Thanks to Lew Freeman of Allegheny-Blue Ridge Alliance for this report on the arguments in the Fourth Circuit Court of Appeals in September 28, 2018:
Yesterday, September 28, a three-judge panel of the Fourth Circuit of the U.S. Court of Appeals in Richmond heard arguments on two important cases challenging permits granted to the Atlantic Coast Pipeline (ACP). The first case challenged the December 13  decision by the Virginia State Water Control Board to grant a water quality certificate for the ACP (pursuant to requirements of Section 401 of the federal Clean Water Act). The second case challenged the decisions of the U.S. Forest Service to amend the Forest Plans of the Monongahela National Forest and the George Washington National Forest and to accordingly issue a Special Use Permit for the ACP to cross the two forests. The plaintiffs in both cases were a group of ABRA member organizations and others that were jointly represented by Appalachian Mountain Advocates (Appalmad) and the Southern Environmental Law Center (SELC). An article about the briefs filed in each case appeared in the September 21  ABRA Update (see https://www.abralliance.org/2018/09/21/court-to-hear-challenges-to-acp-forest-service-water-quality-permits/?highlight=court%20to%20hear%20challenges).
I attended Friday’s arguments. The lawyers representing our interests – Ben Luckett of Appalmad in the 401 case; D.J. Gerkin of SELC in the Forest Service case – were most effective. More about the oral arguments will appear in next week’s ABRA Update. For now, though, I want to highlight a particularly significant moment during the arguments presented in the Forest Service case. In the course of the argument presented by the U.S. Justice Department attorney representing the U.S. Forest Service, Chief Judge Roger Gregory, who was presiding over the panel, interrupted the attorney and noted that the U.S. Forest Service had been diligently asking Dominion Energy for more complete information on how the company would and could build the ACP through the steep forest lands in West Virginia and Virginia without causing environmental damage. The judge then observed that the Forest Service seemed to have suddenly changed its mind and proceeded to approve the requested Special Use Permit. Judge Gregory inquired of the attorney what the circumstances were that caused the Forest Service to change course. The attorney responded evasively, prompting the judge to interrupt him again and ask: “When?” The attorney tried to continue with his non-responsive response, and Judge Gregory again interrupted with: “When?” The judge’s “When?” question was asked twice more, but never received a response, prompting Judge Gregory to thunder: “Who’s running the train?” It was a riveting moment and one that also caught the attention of Michael Martz of the Richmond Times Dispatch [Martz’s article appears in both the Daily Progress and the Times Dispatch].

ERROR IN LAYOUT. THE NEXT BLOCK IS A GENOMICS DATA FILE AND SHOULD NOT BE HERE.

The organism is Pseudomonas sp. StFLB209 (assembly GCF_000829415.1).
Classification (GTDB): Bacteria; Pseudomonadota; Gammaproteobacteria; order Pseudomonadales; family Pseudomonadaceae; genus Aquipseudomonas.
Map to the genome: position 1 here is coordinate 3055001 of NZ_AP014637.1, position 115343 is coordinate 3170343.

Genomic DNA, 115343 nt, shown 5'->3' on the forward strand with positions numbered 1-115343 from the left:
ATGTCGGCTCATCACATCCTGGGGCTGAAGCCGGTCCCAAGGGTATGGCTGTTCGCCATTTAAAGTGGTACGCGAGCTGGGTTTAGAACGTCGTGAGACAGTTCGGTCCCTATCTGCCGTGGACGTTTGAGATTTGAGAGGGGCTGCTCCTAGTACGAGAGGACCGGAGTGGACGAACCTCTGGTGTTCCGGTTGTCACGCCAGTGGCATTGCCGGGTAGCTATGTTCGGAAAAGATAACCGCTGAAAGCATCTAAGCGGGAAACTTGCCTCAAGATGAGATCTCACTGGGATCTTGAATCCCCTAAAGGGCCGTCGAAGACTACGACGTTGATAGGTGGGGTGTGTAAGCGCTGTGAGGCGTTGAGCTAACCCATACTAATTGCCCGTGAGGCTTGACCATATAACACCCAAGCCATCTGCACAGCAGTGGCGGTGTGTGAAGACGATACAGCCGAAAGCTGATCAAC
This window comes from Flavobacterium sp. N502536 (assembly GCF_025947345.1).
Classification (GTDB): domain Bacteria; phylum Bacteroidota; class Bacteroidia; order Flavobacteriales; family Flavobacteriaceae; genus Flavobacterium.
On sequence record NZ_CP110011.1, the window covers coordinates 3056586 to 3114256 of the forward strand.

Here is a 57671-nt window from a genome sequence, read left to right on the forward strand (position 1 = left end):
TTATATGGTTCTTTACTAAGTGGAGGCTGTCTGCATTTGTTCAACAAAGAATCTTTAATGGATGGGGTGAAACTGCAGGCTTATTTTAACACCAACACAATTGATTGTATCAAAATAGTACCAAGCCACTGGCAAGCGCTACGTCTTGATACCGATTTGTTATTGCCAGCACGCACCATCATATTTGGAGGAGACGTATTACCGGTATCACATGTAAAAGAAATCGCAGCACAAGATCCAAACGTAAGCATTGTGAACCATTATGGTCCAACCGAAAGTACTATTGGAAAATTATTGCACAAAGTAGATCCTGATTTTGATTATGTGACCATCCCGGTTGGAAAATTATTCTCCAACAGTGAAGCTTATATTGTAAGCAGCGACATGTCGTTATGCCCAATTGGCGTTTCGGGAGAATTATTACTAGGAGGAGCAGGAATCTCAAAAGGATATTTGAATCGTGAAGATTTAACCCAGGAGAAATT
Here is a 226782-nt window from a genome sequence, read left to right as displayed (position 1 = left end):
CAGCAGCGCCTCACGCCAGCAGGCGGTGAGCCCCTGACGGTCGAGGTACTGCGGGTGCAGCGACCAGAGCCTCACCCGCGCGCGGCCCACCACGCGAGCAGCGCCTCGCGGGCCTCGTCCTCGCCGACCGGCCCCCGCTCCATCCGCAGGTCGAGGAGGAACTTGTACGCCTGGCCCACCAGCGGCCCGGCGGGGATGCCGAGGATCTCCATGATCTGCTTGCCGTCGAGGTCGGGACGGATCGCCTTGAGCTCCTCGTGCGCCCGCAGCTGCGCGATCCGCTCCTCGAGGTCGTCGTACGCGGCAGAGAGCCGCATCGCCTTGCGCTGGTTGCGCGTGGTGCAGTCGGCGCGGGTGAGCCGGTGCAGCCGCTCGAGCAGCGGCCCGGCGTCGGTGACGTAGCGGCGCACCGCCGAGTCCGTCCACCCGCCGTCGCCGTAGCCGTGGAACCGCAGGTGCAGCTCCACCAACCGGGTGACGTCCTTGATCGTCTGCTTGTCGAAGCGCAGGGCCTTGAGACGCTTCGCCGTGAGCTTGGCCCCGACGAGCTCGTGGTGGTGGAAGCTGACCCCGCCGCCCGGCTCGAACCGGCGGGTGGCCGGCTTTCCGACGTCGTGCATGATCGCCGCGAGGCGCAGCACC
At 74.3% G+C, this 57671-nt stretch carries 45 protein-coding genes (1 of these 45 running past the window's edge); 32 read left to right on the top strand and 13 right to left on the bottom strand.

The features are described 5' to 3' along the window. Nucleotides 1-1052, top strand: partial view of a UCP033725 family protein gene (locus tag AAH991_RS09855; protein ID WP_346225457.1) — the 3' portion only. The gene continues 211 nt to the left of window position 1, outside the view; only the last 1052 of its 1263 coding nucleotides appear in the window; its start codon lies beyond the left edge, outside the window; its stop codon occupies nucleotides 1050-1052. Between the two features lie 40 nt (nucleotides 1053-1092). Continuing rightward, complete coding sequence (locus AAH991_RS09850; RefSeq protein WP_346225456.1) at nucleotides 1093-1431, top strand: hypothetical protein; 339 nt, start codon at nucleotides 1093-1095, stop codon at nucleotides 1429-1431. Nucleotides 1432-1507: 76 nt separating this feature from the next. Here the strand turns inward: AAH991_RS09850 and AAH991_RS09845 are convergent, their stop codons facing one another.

A recording of Friday’s oral arguments will be available on the Court’s website on Monday [October 1, 2018] at https://www.ca4.uscourts.gov/oral-argument/listen-to-oral-arguments. The case numbers you will need to access the recordings are: 401 case – 18-1077; Forest Service case: 18-1144.
The Chesapeake Bay Foundation issued the following statement about the oral arguments challenging the ACP’s water quality certification:
“This year Virginians have seen firsthand the terrible damage that pipeline construction can do to communities and waterways. The Atlantic Coast Pipeline would cross Virginia waterways nearly 1,000 times from the mountains to the Chesapeake Bay, threatening them with erosion, mudslides, and polluted runoff. All of the evidence shows that the regulations in place cannot provide reasonable assurance that water quality will be protected from pipeline construction and operation. We are pleased that the federal appeals court is looking closely at this question.”